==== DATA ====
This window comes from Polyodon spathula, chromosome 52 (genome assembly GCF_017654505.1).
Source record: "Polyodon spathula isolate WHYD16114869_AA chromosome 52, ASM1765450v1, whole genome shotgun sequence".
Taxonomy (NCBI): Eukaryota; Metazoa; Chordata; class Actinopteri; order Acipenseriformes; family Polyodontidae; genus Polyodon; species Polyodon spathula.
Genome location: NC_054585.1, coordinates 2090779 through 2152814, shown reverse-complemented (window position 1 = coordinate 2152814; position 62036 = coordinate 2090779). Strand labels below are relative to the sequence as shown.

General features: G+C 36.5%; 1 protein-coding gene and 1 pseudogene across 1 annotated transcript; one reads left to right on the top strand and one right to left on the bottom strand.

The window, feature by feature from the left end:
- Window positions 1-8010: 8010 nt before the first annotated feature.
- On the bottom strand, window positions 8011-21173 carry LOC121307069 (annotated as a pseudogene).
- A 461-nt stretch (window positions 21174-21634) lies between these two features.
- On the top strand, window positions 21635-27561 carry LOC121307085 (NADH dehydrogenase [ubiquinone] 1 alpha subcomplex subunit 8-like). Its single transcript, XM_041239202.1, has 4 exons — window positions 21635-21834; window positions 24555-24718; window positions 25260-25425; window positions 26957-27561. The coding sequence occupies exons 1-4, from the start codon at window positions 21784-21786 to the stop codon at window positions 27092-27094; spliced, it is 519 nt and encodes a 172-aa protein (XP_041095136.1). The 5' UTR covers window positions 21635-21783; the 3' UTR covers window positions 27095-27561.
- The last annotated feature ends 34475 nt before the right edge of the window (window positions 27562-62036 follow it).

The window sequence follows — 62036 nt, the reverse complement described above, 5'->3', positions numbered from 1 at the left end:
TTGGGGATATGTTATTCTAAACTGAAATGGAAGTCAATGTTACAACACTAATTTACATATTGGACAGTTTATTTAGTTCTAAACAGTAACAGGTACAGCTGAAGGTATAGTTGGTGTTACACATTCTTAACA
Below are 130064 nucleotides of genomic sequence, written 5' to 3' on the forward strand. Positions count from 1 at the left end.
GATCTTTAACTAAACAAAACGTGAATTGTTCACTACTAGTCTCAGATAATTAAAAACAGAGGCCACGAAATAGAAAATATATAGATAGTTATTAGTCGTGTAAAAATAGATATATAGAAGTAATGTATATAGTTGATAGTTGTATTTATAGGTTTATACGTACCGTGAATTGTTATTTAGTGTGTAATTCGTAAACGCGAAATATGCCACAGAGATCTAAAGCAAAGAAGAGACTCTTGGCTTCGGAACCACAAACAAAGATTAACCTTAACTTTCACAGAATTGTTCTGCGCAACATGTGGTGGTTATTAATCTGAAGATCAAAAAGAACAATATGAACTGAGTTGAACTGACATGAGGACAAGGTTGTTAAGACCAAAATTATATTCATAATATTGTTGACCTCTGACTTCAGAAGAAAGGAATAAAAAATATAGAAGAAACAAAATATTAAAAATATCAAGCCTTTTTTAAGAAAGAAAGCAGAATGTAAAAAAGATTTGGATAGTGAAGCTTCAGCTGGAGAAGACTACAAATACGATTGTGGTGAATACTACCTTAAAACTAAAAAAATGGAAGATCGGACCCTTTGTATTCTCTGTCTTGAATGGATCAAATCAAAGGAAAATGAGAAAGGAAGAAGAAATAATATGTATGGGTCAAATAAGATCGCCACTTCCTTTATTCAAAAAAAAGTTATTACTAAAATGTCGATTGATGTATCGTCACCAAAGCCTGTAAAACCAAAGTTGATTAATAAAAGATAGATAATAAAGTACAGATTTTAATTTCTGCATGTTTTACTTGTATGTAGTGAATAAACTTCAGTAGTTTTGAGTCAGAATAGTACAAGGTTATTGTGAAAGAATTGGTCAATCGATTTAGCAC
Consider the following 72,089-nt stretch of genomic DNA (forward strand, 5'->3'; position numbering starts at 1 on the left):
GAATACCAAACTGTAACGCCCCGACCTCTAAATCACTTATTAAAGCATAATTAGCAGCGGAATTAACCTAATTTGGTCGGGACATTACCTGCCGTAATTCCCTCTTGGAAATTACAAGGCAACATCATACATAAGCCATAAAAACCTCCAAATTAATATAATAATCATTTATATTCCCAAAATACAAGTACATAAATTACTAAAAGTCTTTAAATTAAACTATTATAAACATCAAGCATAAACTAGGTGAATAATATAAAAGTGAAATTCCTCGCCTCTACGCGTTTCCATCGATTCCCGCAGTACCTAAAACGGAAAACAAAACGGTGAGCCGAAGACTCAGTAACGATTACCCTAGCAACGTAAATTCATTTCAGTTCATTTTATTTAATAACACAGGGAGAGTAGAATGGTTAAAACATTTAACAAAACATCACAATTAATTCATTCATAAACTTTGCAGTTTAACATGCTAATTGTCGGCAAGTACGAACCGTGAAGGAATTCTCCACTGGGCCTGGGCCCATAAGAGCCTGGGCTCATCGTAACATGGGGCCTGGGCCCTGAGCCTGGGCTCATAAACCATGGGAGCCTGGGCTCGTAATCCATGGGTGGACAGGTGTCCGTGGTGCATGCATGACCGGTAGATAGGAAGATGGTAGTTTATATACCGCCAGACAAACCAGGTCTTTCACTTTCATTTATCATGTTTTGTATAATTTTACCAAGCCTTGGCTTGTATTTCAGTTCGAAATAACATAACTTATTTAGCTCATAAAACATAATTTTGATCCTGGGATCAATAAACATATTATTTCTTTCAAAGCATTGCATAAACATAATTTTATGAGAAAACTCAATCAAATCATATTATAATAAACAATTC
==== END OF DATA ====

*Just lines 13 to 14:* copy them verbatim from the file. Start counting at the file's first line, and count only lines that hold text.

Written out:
TTGGGGATATGTTATTCTAAACTGAAATGGAAGTCAATGTTACAACACTAATTTACATATTGGACAGTTTATTTAGTTCTAAACAGTAACAGGTACAGCTGAAGGTATAGTTGGTGTTACACATTCTTAACA
Below are 130064 nucleotides of genomic sequence, written 5' to 3' on the forward strand. Positions count from 1 at the left end.